The Tuesday morning shooting at Roosevelt High School of a 17-year-old runaway by police not only raised questions about safety for students, it also raised questions about the troubled teens who are Hawaii's runaways.
Calling police to arrest a runaway may sound like an unusual event but it is an all too common occurrence in Hawaii.
"I understand the Honolulu police do more than 3,000 arrests each year for runaway behavior," said Judith Clark, with the Hawaii Youth Services Network.
Running away is considered a status offense and is just one of a number of "crimes" teenagers can be arrested for -- others include truancy, curfew violations and even being beyond parental control.
Clark said runaways typically are troubled by major family problems -- things like domestic violence, physical, emotional or sexual abuse, but the teens are not usually troublemakers.
"They're running from serious problems that make them feel life on the streets is safer than it is at home. That's a very sad thing," added Clark.
"When you look at the criminal history of these kids, the number of kids committing violence felonies against people is very, very low. Most of our kids are only involved in misdemeanor behavior," said David Hipp, with the State Office of Youth Services.
Currently about 700 runaways are helped by services statewide, but the actual number of runaways on our streets could be much higher. Efforts are underway to reach kids in schools and other places to encourage them to seek help before they are forced to run away from their problems.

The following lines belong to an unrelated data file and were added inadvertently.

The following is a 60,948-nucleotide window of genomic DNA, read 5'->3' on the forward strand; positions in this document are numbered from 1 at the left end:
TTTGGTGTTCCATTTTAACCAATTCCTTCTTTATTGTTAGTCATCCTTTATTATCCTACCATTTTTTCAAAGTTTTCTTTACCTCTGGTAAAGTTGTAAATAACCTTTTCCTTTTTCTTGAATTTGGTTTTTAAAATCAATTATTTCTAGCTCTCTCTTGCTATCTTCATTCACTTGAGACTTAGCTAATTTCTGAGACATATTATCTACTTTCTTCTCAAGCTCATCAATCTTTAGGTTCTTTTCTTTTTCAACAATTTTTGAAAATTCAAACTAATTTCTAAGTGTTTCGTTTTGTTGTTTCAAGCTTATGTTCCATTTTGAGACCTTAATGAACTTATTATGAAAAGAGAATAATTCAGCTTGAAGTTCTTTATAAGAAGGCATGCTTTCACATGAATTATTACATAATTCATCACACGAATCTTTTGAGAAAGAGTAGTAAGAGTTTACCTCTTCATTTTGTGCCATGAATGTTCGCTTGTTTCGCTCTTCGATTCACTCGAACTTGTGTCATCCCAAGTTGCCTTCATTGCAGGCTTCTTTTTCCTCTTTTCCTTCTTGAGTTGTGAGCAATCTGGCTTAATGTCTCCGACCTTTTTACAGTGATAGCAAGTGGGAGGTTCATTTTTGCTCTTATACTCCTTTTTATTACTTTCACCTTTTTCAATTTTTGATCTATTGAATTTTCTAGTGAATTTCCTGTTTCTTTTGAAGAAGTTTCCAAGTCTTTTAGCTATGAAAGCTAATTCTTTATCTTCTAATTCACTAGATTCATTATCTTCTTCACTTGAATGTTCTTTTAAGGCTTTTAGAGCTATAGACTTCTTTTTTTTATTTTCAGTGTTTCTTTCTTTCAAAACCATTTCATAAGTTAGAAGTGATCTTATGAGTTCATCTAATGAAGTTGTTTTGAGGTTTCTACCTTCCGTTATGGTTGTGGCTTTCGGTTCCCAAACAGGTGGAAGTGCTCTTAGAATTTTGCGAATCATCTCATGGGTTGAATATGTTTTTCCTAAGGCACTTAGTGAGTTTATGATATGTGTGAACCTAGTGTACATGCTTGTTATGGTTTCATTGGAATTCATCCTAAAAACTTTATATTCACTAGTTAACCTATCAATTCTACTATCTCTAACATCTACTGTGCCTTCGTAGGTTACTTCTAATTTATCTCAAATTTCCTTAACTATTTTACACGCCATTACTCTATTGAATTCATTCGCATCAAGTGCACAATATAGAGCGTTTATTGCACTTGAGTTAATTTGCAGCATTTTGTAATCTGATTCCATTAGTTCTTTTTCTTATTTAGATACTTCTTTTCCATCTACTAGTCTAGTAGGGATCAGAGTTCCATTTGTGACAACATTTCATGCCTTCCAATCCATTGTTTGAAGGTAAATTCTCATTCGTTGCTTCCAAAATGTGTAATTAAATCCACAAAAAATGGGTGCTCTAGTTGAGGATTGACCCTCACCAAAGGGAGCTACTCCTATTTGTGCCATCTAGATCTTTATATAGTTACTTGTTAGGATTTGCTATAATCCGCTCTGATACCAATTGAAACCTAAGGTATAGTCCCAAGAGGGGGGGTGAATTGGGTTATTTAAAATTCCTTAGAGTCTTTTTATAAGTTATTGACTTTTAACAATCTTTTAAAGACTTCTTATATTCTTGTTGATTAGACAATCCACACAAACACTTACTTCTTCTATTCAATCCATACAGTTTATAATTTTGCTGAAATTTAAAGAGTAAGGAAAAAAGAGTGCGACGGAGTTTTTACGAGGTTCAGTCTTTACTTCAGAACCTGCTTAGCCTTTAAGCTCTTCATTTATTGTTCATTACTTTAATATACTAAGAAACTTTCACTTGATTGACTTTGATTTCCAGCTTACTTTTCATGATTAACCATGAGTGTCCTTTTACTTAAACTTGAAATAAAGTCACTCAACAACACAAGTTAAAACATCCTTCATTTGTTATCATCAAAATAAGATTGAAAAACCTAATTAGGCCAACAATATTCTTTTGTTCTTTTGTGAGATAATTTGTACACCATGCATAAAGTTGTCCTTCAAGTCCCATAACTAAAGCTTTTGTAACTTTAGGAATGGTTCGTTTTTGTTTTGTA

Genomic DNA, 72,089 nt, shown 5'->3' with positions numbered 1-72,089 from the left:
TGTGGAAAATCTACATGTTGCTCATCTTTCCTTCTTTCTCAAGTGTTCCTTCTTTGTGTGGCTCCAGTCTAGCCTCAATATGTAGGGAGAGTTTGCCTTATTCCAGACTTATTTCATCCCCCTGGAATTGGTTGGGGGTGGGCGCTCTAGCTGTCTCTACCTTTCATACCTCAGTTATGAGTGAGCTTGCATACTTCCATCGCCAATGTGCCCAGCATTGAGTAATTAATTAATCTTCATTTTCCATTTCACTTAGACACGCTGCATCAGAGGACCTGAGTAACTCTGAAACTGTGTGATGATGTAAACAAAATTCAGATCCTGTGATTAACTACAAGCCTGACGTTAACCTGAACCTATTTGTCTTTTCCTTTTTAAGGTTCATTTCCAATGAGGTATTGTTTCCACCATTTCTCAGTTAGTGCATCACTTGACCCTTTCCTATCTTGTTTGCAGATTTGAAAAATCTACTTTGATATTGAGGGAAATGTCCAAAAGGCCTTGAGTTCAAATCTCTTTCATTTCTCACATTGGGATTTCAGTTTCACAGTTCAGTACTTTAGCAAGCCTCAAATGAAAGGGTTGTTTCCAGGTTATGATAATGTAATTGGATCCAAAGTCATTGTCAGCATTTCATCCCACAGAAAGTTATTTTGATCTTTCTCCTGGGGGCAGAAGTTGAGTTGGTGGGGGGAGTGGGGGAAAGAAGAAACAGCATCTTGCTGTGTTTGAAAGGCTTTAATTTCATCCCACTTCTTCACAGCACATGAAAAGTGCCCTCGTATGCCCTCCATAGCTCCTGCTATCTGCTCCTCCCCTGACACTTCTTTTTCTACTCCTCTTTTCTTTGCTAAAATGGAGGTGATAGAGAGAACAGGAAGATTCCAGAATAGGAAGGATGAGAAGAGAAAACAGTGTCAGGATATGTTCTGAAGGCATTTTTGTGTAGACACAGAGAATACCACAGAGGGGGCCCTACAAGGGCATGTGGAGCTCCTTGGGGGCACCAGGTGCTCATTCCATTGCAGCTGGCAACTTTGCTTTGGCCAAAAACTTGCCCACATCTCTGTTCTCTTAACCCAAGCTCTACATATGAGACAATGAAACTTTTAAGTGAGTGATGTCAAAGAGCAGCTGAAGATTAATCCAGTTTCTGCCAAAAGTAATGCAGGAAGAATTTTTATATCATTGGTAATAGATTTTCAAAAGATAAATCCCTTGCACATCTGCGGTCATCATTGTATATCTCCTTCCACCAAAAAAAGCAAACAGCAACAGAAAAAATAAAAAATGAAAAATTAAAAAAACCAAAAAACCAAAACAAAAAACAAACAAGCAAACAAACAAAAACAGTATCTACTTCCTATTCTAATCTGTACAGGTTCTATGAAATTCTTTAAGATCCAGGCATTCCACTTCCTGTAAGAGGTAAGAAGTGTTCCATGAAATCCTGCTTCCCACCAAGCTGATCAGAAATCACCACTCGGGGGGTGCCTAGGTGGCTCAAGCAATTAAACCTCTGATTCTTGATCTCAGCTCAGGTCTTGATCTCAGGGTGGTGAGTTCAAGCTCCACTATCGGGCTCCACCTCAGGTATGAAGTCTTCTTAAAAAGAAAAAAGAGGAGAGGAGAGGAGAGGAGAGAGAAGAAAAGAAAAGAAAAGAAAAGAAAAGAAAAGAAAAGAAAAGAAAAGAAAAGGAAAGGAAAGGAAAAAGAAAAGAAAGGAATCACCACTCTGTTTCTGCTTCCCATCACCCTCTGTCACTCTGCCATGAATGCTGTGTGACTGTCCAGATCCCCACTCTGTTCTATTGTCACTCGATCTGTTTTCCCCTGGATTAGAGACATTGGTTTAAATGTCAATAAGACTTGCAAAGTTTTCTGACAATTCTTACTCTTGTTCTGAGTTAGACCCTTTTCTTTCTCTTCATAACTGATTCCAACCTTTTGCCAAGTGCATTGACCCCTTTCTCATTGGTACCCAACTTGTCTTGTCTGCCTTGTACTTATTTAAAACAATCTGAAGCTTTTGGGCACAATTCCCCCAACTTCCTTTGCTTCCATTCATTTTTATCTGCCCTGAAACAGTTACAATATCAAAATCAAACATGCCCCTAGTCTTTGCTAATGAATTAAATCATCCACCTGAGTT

Along with adding more programs to prevent runaways, there's also a push to de-criminalize many of the offenses that troubled youth face.
"Truancy and running away are social issues not criminal ones. We need to look at how to keep these kids out of court because as soon as they start to appear in court you're caught in a system that's hard to get out of," said Hipp.
Instead of an arrest, youth would get immediate assessments and services followed by timely case management.
The changes to the legal system would initially cost Hawaii more, but Hipp said it would save the state in the long run.
"If we don't get to these kids early on we're going to support them as taxpayers for the rest of their lives through the Department of Human Services welfare services or through the Department of Public Safety's prisons," stated Hipp.
At the state capitol, lawmakers heard a bill Tuesday morning that would create a "safe places for youth" network. It would give troubled teens safe spots they could run to 24 hours a day. There they could also start to get the services and help they needed.